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Quinet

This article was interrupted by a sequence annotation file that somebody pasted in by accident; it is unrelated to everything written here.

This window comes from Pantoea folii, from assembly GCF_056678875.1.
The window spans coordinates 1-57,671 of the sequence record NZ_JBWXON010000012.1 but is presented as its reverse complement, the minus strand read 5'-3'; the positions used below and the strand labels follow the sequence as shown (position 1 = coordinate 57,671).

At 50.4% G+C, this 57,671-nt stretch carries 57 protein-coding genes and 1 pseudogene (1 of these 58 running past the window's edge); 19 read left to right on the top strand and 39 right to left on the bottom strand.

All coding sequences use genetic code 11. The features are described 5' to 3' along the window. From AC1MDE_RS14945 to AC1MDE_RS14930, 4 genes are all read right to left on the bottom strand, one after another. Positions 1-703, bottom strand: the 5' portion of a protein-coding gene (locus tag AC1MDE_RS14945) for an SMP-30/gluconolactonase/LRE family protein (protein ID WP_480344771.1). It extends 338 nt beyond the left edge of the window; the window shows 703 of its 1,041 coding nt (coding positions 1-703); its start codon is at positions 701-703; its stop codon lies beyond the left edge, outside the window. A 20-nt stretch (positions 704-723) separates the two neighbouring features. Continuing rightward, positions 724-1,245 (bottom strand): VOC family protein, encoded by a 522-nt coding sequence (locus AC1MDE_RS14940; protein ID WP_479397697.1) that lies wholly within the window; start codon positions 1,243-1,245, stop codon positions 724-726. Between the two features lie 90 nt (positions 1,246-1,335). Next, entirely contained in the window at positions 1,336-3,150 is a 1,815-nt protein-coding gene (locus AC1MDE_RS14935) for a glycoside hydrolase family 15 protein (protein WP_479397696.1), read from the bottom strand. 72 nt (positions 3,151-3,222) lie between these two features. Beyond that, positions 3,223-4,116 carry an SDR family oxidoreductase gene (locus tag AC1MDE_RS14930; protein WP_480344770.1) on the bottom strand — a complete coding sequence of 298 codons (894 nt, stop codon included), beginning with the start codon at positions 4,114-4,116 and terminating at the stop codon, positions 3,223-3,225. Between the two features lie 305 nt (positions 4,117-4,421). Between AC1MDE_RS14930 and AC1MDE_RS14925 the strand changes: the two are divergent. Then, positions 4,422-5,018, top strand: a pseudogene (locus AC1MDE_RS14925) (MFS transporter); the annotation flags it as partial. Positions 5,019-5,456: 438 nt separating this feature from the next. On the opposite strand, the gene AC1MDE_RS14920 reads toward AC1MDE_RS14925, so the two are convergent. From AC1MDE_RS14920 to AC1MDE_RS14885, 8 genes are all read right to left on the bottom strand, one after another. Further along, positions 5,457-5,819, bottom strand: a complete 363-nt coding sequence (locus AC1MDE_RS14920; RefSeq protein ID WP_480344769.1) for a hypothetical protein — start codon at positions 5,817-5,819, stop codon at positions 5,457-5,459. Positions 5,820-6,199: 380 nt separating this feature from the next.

Quinet, Edgar (1803-75), the friend of Michelet and Cousin, was born at Bourg, in the department of Ain. His first book, Les Tablettes du Juif Errant, was published when he was only 17. Two years later hee translated Herder's Philosophy of History. He travelled in Germany, Italy, and England in his early years, when he also wrote poems. In 1838 appeared his Examen de la Vie de Jesus, in which he pointed out the shortcomings of Strauss. His own religious feeling was revealed in his Lyons lectures, which were published under the title of Du Genie des Religions, in 1842, and in his attacks on the Jesuits. His lectures at the College de France so excited the public mind that they were prohibited by Government in 1846. Quinet took part in the revolution of '48 and represented Ain in the Assembly; but after the coup d'etat had to live in Belgium and Switzerland. Returning to Paris in 1870, he sat in the National Assemblies at Bordeaux and Versailles, and signalised himself by his patriotic speeches. Besides the books mentioned, he wrote Histoire de mes Idees (1860) and several historical and imaginative works.

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